Additive manufacturing (AM) of passive microwave components is of high interest for the cost-effective and rapid prototyping or manufacture of devices with complex geometries. Here, we present an experimental study on the properties of recently demonstrated microwave resonator cavities manufactured by AM, in view of their applications to high-performance compact atomic clocks. The microwave cavities employ a loop-gap geometry using six electrodes. The critical electrode structures were manufactured monolithically using two different approaches: Stereolithography (SLA) of a polymer followed by metal coating and Selective Laser Melting (SLM) of aluminum. The tested microwave cavities show the desired TE011-like resonant mode at the Rb clock frequency of ≈6.835 GHz, with a microwave magnetic field highly parallel to the quantization axis across the vapor cell. When operated in an atomic clock setup, the measured atomic Rabi oscillations are comparable to those observed for conventionally manufactured cavities and indicate a good uniformity of the field amplitude across the vapor cell. Employing a time-domain Ramsey scheme on one of the SLA cavities, high-contrast (34%) Ramsey fringes are observed for the Rb clock transition, along with a narrow (166 Hz linewidth) central fringe. The measured clock stability of 2.2 × 10−13 τ−1/2 up to the integration time of 30 s is comparable to the current state-of-the-art stabilities of compact vapor-cell clocks based on conventional microwave cavities and thus demonstrates the feasibility of the approach.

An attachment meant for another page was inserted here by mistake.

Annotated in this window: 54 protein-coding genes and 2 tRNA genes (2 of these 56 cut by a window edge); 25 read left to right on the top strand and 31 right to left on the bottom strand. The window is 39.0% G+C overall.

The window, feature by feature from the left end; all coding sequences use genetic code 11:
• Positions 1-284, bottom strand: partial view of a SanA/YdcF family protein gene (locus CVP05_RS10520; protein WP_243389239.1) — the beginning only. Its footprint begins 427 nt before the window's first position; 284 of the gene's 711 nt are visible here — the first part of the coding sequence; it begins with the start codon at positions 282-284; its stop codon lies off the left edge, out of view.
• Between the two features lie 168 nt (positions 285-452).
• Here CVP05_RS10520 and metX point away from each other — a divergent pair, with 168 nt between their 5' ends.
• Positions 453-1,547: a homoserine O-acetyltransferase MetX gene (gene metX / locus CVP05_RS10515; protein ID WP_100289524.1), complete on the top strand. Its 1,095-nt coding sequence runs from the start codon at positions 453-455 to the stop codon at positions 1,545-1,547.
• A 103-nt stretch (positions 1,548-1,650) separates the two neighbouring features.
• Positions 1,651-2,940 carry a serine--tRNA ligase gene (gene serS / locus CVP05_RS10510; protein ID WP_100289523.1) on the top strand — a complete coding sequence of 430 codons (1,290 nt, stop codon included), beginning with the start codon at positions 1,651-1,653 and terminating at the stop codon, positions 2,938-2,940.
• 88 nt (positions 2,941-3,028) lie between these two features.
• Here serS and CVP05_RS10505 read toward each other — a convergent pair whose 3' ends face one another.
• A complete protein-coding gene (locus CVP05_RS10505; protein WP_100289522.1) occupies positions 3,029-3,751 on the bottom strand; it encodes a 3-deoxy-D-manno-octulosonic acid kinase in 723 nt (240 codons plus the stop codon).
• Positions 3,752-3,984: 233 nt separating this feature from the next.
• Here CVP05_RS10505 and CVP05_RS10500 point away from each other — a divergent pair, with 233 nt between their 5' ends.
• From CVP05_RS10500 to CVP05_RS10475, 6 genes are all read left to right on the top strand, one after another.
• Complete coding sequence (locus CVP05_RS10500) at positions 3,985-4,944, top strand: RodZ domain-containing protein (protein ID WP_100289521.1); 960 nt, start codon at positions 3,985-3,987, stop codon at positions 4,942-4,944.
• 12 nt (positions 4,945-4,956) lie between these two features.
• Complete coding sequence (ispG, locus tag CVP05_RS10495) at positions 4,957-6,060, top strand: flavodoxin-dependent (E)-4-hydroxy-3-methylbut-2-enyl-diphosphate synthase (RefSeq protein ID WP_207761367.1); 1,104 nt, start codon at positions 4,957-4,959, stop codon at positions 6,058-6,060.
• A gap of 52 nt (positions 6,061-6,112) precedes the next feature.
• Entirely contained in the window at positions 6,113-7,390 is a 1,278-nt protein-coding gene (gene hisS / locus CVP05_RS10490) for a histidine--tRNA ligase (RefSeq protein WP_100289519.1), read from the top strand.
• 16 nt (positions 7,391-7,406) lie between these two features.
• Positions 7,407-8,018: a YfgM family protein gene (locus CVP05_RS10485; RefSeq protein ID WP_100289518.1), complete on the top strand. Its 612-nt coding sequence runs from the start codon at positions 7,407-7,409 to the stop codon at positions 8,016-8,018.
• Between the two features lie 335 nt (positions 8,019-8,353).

Compact microwave atomic clocks1 based on alkali vapor cells2,3 are widely employed as stable frequency references in numerous applications, ranging from telecommunication networks4 to onboard clocks in satellite navigation systems.5,6 In such atomic clocks, the frequency of a quartz local oscillator is stabilized to an inherently stable microwave transition in an alkali atom vapor held in a vapor cell. This greatly suppresses the quartz's fractional frequency instabilities to the 10−12 to <10−14 range (timing accuracies of 0.1 μs to <1 ns, respectively) over timescales up to one day. During the last decade, thanks to the employment of laser optical pumping, important advances were made in vapor-cell Rb atomic clocks based on the double-resonance (DR) scheme, using both the continuous-wave (CW)7 and the pulsed optical pumping (POP) interrogation (Ramsey scheme),8,9 where the pulsed Ramsey scheme is of particular interest for highly compact and high-performance Rb cell clocks. In all types of DR atomic clocks, the microwave resonator cavity is a critical component for applying the microwave field to the atoms in a well-controlled geometry. In view of practical applications, this microwave cavity should be small and light-weight and feature simple and fast assembly. In DR atomic clocks, such cavities are generally manufactured by conventional subtractive precision machining of metals, often followed by time-consuming assembly steps requiring precise positioning or alignment of the cavity components.